In the allegation of fraud and misrepresentation, the class states that DraftKings and FanDuel knowingly made false material misrepresentations in order to induce the class into participation on their sites. They failed to disclose that employees, agents, owners and/or others with non-public information would use this information in competition against its participants. The class relied on these false material misrepresentations to their detriment and suffered financial injury, harm and damages. In order to recover in a claim of fraudulent misrepresentation, the plaintiff must prove the following six elements:

  1. “A representation was made”
  2. “The representation was false”
  3. “When the representation was made it was known to be false or made recklessly without knowledge of its truth”
  4. “It was made with the intention that the plaintiff would rely on it”
  5. “The plaintiff relied on the representation”
  6. “As a result of the representation, the plaintiff suffered damages”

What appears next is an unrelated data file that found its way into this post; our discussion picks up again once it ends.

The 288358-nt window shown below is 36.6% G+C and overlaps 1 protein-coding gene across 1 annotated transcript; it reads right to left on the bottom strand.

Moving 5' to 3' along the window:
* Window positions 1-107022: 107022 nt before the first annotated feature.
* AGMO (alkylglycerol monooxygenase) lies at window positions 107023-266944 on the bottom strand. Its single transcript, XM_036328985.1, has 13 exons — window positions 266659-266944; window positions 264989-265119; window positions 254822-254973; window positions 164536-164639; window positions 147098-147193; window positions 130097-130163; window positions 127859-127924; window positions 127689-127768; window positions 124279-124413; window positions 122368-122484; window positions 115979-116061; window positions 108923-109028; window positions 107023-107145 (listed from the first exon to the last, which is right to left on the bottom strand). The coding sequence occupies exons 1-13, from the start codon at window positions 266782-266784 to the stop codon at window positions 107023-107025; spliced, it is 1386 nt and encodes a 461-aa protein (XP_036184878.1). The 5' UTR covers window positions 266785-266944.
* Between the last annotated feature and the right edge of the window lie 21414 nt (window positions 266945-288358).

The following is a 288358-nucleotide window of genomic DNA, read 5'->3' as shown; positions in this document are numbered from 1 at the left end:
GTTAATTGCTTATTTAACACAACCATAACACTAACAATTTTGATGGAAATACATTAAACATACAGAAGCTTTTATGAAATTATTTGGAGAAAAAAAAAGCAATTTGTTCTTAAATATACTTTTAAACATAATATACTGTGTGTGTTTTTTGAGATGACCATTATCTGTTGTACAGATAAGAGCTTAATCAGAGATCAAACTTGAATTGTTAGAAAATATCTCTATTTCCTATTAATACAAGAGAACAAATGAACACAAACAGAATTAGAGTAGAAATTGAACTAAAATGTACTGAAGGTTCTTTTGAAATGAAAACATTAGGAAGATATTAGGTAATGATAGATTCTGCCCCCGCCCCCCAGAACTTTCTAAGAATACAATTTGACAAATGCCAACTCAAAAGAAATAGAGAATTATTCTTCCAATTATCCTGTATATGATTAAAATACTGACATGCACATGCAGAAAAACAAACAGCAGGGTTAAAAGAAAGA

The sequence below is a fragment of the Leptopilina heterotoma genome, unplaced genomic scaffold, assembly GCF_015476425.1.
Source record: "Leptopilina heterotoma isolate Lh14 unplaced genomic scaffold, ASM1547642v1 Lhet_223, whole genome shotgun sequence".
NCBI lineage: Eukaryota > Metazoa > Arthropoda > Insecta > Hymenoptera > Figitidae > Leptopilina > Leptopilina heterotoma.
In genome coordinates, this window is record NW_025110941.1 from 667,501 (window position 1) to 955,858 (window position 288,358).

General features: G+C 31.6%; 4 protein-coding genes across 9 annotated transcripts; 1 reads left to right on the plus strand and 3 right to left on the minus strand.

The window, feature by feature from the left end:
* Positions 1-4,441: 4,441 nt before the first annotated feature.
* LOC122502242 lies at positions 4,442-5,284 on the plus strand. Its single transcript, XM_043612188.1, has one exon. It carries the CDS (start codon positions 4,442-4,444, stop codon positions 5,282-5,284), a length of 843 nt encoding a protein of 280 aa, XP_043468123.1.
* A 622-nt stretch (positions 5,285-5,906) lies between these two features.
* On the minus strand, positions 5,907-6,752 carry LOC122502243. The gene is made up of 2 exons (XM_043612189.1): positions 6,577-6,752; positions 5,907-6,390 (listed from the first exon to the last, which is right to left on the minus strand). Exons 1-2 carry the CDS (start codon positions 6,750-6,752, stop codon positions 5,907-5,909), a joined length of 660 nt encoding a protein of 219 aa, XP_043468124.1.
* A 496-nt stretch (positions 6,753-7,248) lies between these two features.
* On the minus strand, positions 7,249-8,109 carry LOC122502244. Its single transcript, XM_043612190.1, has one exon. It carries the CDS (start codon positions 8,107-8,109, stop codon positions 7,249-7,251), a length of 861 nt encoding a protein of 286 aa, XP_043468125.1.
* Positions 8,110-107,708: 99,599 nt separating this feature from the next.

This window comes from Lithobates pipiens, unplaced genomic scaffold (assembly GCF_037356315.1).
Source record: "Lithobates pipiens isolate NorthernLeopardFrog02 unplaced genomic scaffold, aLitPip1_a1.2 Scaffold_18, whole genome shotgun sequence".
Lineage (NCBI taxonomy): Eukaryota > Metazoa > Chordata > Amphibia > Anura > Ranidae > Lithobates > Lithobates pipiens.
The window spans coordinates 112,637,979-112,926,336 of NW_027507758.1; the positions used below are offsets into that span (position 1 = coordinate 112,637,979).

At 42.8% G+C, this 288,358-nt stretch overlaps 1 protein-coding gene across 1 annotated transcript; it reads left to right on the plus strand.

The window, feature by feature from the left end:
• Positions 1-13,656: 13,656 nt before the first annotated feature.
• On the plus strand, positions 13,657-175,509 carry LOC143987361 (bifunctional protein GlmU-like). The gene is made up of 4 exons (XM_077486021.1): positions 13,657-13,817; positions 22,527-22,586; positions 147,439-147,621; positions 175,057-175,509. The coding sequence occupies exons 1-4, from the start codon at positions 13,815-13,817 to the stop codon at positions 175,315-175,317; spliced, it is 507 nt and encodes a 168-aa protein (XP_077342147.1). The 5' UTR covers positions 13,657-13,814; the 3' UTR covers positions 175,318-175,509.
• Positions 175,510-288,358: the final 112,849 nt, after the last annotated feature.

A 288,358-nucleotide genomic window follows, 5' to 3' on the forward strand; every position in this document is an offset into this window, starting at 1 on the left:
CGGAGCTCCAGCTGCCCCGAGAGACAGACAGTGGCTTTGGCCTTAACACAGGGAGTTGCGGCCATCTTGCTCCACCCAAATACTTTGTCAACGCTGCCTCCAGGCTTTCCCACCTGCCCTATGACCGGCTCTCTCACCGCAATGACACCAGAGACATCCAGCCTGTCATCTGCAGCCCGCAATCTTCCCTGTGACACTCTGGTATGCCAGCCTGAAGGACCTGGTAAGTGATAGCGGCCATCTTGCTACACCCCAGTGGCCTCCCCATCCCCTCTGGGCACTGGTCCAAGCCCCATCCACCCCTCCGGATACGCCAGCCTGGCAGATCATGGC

According to the Kentucky Attorney General, the Kentucky Consumer Protection Act protects consumers from “unfair, false, misleading or deceptive acts or practice in trade or commerce.” DraftKings and FanDuel market, sell and promote goods and services to Kentucky consumers though television, radio and internet advertising. The class alleges they suffered damages as a result of the violations of the Kentucky Consumer Protection Act and are entitled to recover actual damages and other equitable relief pursuant to said act. According to section 367.220 of the Kentucky Consumer Protection Act, “Any person who purchases or leases goods or services primarily for personal, family or household purposes and thereby suffers any ascertainable loss of money or property, real or personal, as a result of the use or employment by another person of a method, act or practice declared unlawful by KRS 367.170, may bring an action…to recover actual damages.” The class further alleges that the actions by DraftKings and FanDuel resulted in civil conspiracy by engaging in a corrupt or unlawful combination and/or agreement with each other to do an unlawful act and continued their actions after being discovered. They were negligent and/or committed fraud by agreeing to allow their employees to partake in tournaments on their competitor’s site and not informing the participants. Further, these acts were done in order to allow their employees and officers to profit and to attract new players to their sites. The elements of civil conspiracy include: